ATSIC: Institutional Development of Indigenous Self-determination in Australia

Nagoya University of Commerce and Business Administration
Faculty of Commerce

In the last three decades, Australian governments have developed policies practising the principle of indigenous self-determination and self-management. Particularly the Aboriginal and Torres Strait Islander Commission (ATSIC), which was established in 1990 under the 'ATSIC Act 1989', made a major step in history by institutionalising participation of indigenous Australians into the nation-wide decision making processes. ATSIC was more than integration of its predecessors, Department of Aboriginal Affairs, Aboriginal Development Commission, and the National Aboriginal Conference. Its elected indigenous representatives are given power to allocate federal funding of around A$1billion to nearly 2000 indigenous organisations.

The Commission's main role is to formulate and implement programs for indigenous Australians. But in practice, allocation of funding to appropriate organisations that deliver services in the communities is the main concern especially of the Regional Councils. The administrative arm of ATSIC supports the activities of the representative arm (including the Board of Commissioners and the Regional Councils) and assists program administration.

ATSIC certainly has limits in its 'self-determination' power due to its institutional basis in the Commonwealth administration. One of the objectives of ATSIC is, in fact, to promote the development of self-management and self-sufficiency among indigenous Australians. The elected representatives of the ATSIC do not have power to negotiate the Budget, neither power to appoint its administrative staff. The Minister of Aboriginal and Torres Strait Affairs represents the ATSIC in the Federal Parliament and in the Cabinet. Furthermore, the financial resources are not sufficient enough for the Regional Councils and the Board of Commissioners to allocate funds to all applications of programs submitted by indigenous communities.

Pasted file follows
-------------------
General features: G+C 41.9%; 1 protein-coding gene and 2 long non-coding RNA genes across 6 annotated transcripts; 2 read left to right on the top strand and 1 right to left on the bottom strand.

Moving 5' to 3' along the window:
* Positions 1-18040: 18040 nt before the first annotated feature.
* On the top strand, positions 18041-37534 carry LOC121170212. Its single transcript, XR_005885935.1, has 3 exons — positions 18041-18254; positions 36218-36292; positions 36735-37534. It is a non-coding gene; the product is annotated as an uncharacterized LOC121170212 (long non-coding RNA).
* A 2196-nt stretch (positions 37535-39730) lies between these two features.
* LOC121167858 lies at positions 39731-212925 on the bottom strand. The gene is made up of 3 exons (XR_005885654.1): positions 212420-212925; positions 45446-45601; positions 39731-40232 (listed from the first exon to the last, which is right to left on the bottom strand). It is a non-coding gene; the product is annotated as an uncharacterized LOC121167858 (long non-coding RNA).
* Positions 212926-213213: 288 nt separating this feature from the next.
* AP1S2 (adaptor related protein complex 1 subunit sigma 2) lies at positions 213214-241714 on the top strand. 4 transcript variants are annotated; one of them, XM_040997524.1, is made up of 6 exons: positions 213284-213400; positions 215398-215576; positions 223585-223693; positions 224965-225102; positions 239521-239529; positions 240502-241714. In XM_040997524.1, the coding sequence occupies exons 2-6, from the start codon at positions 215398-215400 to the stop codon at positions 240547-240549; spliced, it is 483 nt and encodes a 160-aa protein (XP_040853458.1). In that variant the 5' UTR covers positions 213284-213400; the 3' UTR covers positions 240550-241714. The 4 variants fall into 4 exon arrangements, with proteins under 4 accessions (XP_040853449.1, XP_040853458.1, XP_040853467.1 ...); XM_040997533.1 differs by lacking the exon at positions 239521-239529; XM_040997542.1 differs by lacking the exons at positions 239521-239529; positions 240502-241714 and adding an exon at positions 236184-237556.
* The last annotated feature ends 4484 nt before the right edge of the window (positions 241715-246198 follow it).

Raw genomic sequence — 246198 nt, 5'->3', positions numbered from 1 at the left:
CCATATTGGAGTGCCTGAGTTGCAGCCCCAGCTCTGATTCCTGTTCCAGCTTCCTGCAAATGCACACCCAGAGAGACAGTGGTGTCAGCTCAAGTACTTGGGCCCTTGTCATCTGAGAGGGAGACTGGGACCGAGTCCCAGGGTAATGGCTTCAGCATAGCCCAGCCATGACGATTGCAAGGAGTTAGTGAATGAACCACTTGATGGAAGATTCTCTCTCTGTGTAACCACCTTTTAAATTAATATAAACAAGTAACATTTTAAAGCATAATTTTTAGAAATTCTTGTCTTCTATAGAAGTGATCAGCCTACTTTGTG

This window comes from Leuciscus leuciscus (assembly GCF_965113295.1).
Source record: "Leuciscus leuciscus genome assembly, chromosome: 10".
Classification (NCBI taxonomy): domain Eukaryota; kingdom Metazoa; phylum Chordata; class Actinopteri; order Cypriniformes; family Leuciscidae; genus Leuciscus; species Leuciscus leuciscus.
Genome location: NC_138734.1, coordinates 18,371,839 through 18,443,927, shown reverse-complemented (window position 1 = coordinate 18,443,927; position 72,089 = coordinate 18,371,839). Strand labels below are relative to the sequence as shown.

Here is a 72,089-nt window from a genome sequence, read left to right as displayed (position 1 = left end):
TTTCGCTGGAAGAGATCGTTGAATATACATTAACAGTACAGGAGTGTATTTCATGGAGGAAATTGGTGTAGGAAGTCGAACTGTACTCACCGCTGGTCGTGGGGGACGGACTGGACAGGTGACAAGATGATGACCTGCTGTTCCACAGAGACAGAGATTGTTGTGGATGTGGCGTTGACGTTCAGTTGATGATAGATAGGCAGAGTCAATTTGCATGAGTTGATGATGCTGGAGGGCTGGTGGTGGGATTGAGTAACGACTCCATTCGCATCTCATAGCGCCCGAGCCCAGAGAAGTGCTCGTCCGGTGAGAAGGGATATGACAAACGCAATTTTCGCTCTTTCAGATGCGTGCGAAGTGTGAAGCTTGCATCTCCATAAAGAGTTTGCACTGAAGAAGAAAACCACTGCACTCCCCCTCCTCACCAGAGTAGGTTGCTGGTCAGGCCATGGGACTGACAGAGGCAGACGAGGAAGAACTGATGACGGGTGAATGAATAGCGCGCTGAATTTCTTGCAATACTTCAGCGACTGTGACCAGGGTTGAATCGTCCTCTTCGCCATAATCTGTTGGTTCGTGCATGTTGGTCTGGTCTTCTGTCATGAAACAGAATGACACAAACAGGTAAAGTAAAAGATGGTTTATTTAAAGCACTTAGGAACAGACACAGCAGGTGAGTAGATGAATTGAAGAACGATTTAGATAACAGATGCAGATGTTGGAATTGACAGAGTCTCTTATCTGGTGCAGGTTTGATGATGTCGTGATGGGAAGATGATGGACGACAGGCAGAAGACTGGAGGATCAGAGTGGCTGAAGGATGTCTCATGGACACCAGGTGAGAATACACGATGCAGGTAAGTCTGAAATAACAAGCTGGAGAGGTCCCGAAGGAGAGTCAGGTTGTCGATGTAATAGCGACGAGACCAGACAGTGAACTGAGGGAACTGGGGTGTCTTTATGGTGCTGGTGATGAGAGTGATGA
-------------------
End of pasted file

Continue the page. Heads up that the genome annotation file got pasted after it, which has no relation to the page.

ATSIC is not, therefore, a complete form of indigenous self-determination. It is rather one of the institutions, which ensures indigenous voices within the Commonwealth government. Only when diverse regional interests and conditions are taken into account, and when various appropriate institutions are formed to meet the concerns of indigenous and non-indigenous residents, would the principle of self-determination be materialised as a sustainable political framework.